Photo: Jeffery Phelps/AP
It’s fair to say that this season hasn’t exactly worked out the way we all hoped it would. After the Brewers won 96 games and an NL Central title last year, there were high hopes for 2012, even with the loss of Prince Fielder – and the ugly specter of regression – hanging over the club. The most pessimistic of pundits predicted Milwaukee to win 80-85 games and have an outside shot at another playoff appearance. Alas, due to injuries on both sides of the ball and the spectacle of nearly every single member of the bullpen having the worst year of their career, the Brewers, after 124 games, are on pace to win 75.
In retrospect, the attitude of optimism that swept the Crew’s fan base last winter seems laughably wrong. As the Brewers went on to lose game after game in June and July, I began to think back at how ridiculous some of the things I wrote this offseason were, and that it might be funny if I dug up some of the most off-base ones. With nothing major going on today, I finally got around to it. So, without further ado, here are three actual articles from last offseason, all of which turned out horribly wrong:
(Note: All of these posts were written by me. If you go back through the archives, you can probably find things Jaymes and/or Andy missed on as well, but I don’t want to pick on them and really only remember my own failed predictions. Links are provided in case you have the stomach to go back and read them.)
Nyjer Morgan had a career year (.304/.357/.421) in 2011, providing above-average offense at a premium defensive position and becoming the face of the team with his “Beast Mode” antics. He was widely expected to decline in 2012, and while I agreed, I still felt that he would remain an above-average hitter for his position. Morgan has gone on to lose 170 points off his 2011 OPS and get benched in favor of Carlos Gomez.
Could the 2012 Brewers Bullpen be even Better? (link)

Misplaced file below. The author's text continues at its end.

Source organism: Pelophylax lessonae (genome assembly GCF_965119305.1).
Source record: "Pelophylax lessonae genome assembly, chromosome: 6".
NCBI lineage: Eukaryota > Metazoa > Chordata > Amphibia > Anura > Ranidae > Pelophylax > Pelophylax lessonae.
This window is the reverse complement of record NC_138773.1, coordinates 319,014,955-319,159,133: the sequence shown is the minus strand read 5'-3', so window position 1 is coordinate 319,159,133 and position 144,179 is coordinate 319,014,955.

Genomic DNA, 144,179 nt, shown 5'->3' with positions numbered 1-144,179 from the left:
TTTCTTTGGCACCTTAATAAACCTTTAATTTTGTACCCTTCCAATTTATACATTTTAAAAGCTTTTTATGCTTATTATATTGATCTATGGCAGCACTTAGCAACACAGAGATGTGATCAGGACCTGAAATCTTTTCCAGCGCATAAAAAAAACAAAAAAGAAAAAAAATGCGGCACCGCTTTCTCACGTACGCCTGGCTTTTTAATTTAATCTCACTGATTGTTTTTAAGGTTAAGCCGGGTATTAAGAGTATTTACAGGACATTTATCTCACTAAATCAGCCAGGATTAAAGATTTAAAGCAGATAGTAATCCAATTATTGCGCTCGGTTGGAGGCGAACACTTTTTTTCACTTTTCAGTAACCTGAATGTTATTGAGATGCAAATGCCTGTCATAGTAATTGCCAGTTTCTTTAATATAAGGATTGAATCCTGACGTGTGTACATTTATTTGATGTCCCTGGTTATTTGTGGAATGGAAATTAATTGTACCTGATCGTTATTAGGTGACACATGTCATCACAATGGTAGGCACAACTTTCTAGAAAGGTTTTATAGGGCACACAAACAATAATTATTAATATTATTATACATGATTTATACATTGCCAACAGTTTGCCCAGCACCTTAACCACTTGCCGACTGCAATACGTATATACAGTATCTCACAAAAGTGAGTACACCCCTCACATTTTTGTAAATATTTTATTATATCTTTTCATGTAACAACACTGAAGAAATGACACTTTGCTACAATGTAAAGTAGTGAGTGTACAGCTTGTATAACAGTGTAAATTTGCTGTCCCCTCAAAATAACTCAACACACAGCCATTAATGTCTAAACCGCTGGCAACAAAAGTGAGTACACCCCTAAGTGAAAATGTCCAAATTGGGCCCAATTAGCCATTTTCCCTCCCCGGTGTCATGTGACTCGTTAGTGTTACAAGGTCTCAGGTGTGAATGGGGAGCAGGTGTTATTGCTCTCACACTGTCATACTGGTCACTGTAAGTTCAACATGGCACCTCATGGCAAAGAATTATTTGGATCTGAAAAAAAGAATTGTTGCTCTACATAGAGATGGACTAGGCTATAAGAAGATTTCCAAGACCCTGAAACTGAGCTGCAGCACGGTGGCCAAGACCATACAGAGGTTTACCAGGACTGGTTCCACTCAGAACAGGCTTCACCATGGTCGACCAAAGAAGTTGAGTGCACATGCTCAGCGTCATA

This is a real gem. In 2011, the Milwaukee bullpen was among the most effective units any Brewer fan had ever seen, with 4 of its 5 most-used members posting ERA’s under 3.00. Based on the recently-released ZiPS projections, I argued that the 2012 ‘pen could be even better. As of today, said bullpen has averaged a 4.79 ERA and blown 23 saves.
Back in spring training, the idea of signing closer John Axford to a long-term extension was gaining a lot of traction in Brewers circles. Axford was coming off one of the best reliever seasons in recent memory (46 saves and a 1.95 ERA with peripherals to match), and it was generally considered, despite the notorious volatility of reliever performance, that locking up Axford before he got too expensive would be an excellent move. I was on board with the idea, but suggested the Brewers proceed with caution. Looking back, the Brewers had a lot to lose – Axford’s command has seemingly disappeared, he has been removed from the closer role once already, and he only has his job back because most of his teammates have struggled just as much as him.
Most, if not all, of these ideas were unmitigated failures. However, as we’ve all learned at some point this season, sometimes you just have to approach the whole thing with a sense of humor.